Saccharomyces cerevisiae was employed as a model to study genetics and cell biology, aiming to understand the mechanism of action of propolis produced by Apis mellifera on fungi, observing that the extract was able to induce cell death by apoptosis and secondary necrosis.23 Fungal cells in the initial development phase (phase lag) and in the stationary phase were more resistant, whereas cells in the exponential phase were much more sensitive to propolis. In addition, propolis induced accumulation of reactive oxygen species during apoptosis.

The major components of geopropolis extract were hexoses, glucitol, glucuronyl acid, inositol, and triterpenes.12 The antimicrobial activity of geopropolis produced by M. fasciculata in different regions of Maranhão State, Brazil was analyzed against Streptococcus mutans, L. acidophilus and Candida albicans by the agar diffusion method and by minimal bactericidal concentration. It was observed that the extract of geopropolis collected in Palmeirândia showed a higher antimicrobial activity and the highest flavonoids content.9

Regarding Pythium insidiosum evaluation, geopropolis seemed to exert a fungistatic activity rather than a fungicidal one after 48 h, with MFC concentrations higher than propolis.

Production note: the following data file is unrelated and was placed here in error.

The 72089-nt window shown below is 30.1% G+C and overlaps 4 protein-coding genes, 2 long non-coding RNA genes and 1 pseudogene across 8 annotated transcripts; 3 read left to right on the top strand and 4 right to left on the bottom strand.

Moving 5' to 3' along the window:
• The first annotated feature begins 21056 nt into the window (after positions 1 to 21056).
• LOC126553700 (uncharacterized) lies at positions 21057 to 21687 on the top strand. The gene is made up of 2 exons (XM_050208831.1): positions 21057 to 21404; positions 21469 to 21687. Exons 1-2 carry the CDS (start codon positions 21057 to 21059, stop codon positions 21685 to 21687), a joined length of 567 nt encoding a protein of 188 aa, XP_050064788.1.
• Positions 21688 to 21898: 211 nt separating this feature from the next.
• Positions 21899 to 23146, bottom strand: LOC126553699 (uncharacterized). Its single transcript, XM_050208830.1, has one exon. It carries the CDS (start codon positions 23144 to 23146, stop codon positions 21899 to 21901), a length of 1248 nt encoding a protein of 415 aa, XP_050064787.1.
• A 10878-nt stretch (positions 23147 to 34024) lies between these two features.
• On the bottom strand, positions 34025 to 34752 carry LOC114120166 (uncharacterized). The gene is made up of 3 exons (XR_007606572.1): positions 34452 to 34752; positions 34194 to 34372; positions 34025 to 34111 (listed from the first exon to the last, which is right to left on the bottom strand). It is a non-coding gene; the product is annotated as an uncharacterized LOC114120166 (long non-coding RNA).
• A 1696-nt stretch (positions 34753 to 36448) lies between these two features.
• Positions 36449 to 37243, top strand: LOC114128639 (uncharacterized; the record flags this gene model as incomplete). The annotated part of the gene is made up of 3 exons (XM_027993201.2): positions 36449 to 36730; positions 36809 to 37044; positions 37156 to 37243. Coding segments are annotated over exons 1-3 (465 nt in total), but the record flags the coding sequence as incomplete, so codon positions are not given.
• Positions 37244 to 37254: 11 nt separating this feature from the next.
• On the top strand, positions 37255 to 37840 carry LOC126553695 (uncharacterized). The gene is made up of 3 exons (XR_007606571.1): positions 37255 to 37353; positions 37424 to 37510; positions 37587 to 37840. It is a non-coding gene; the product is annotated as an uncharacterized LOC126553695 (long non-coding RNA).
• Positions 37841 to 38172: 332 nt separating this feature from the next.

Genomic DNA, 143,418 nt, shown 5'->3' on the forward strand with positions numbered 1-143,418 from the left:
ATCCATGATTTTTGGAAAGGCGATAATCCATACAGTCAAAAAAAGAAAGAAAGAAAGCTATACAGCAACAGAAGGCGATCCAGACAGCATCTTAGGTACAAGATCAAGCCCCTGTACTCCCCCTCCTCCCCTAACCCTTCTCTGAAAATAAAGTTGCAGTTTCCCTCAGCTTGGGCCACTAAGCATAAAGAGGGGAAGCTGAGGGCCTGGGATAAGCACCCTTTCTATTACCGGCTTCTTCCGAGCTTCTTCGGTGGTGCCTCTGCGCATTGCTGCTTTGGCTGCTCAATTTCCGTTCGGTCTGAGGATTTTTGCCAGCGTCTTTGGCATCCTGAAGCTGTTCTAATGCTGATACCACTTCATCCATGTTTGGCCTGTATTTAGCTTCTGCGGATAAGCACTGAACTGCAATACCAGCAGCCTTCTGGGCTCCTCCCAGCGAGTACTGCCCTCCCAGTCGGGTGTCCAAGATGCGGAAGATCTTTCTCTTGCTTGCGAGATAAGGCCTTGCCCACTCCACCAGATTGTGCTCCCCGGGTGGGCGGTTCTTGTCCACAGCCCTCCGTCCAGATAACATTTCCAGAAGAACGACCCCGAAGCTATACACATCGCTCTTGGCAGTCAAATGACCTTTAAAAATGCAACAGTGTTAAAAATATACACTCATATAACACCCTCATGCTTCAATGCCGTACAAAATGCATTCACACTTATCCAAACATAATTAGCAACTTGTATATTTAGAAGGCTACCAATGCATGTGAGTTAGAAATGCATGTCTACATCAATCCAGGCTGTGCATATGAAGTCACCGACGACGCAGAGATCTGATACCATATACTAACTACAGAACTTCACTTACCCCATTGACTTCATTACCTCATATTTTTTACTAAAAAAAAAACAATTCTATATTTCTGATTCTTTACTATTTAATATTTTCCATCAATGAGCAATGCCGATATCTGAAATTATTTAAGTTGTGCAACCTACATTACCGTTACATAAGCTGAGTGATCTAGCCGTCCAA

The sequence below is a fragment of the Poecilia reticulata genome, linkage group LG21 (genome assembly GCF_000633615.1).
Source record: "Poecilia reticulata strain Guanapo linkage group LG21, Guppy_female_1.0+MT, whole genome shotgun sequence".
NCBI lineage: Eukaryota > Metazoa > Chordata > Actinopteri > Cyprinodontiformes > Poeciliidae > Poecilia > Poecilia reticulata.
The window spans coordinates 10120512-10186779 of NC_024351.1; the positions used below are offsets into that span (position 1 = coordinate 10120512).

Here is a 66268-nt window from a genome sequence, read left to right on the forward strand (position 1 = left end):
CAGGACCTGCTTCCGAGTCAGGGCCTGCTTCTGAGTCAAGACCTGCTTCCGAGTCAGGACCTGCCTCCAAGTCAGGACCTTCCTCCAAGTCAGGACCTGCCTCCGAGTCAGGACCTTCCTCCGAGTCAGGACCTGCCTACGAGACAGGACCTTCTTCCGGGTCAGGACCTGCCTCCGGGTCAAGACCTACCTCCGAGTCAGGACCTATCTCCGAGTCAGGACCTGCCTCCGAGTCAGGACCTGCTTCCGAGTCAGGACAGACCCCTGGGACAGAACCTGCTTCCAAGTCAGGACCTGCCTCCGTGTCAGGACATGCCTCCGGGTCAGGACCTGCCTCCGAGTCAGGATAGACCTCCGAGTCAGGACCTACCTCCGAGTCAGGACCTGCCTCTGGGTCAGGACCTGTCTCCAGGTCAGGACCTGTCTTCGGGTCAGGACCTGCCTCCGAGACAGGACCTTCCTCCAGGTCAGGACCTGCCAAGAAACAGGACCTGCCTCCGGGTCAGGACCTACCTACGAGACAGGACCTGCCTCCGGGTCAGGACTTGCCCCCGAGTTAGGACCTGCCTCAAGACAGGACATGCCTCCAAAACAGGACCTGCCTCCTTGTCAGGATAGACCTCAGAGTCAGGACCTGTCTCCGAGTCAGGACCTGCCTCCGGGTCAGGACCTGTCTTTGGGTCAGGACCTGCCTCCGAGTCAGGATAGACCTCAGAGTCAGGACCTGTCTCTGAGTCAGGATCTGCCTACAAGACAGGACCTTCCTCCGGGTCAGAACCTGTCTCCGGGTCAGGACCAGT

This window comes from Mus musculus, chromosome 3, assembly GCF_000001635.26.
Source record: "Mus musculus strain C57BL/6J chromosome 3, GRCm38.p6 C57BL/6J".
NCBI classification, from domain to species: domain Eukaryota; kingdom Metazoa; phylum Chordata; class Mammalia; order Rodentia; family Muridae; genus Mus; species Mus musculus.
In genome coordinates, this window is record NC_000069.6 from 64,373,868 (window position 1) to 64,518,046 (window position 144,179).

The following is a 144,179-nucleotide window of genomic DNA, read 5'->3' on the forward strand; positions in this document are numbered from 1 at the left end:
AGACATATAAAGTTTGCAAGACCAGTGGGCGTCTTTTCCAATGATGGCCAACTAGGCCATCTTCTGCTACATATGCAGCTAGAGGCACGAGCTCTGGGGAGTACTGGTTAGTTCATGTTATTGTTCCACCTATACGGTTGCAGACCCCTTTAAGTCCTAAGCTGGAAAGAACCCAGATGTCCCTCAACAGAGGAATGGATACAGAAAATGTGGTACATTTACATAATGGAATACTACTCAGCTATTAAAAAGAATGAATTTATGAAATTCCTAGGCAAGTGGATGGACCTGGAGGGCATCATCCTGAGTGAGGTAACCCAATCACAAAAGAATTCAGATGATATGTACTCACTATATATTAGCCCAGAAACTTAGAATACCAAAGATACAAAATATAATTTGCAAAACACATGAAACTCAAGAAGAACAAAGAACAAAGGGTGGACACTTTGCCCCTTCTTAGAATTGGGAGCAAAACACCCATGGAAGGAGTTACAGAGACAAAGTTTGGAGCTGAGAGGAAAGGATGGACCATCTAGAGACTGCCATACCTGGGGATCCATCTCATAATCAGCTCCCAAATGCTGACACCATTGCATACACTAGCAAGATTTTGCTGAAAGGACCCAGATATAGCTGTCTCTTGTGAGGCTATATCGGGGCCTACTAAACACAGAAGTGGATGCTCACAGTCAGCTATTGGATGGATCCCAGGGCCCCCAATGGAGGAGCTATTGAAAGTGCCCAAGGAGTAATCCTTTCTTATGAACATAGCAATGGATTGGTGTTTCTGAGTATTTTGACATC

There are few studies regarding natural products on Pythium insidiosum. Garlic extract showed antimicrobial effects in vitro against 17 strains of Pythium insidiosum isolated from horses, with MIC values ranging from 0.39 to 6.25 mg mL-1.24 In Thailand, the disease is endemic for humans and the effects of traditional medicinal plants (Alyxia schlechteri and Clausena harmandiana roots) were investigated, showing that some compounds were able to inhibit the mycelia growth of the pathogen.25,26

In conclusion, propolis was more efficient in inhibiting mycelia growth of Pythium insidiosum while geopropolis showed a fungistatic effect. This effect may be due to the propolis chemical composition, which has more active compounds than geopropolis. Since propolis exhibited a better response, further experiments should be carried out both in vitro and in vivo, as treatment with conventional antifungal agents is still problematic.

Acknowledgements

This work was supported by Fundação de Amparo à Pesquisa do Estado de São Paulo (FAPESP - 2010/50064-7 and 2010/01028-8). Authors wish to thank Mr. Manuel Barros for donating geopropolis sample.

References

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Received: February 6, 2014; Accepted: February 25, 2016

*Corresponding author. E-mail: sforcin@ibb.unesp.br (J.M. Sforcin).

Conflicts of interest

The authors declare no conflicts of interest.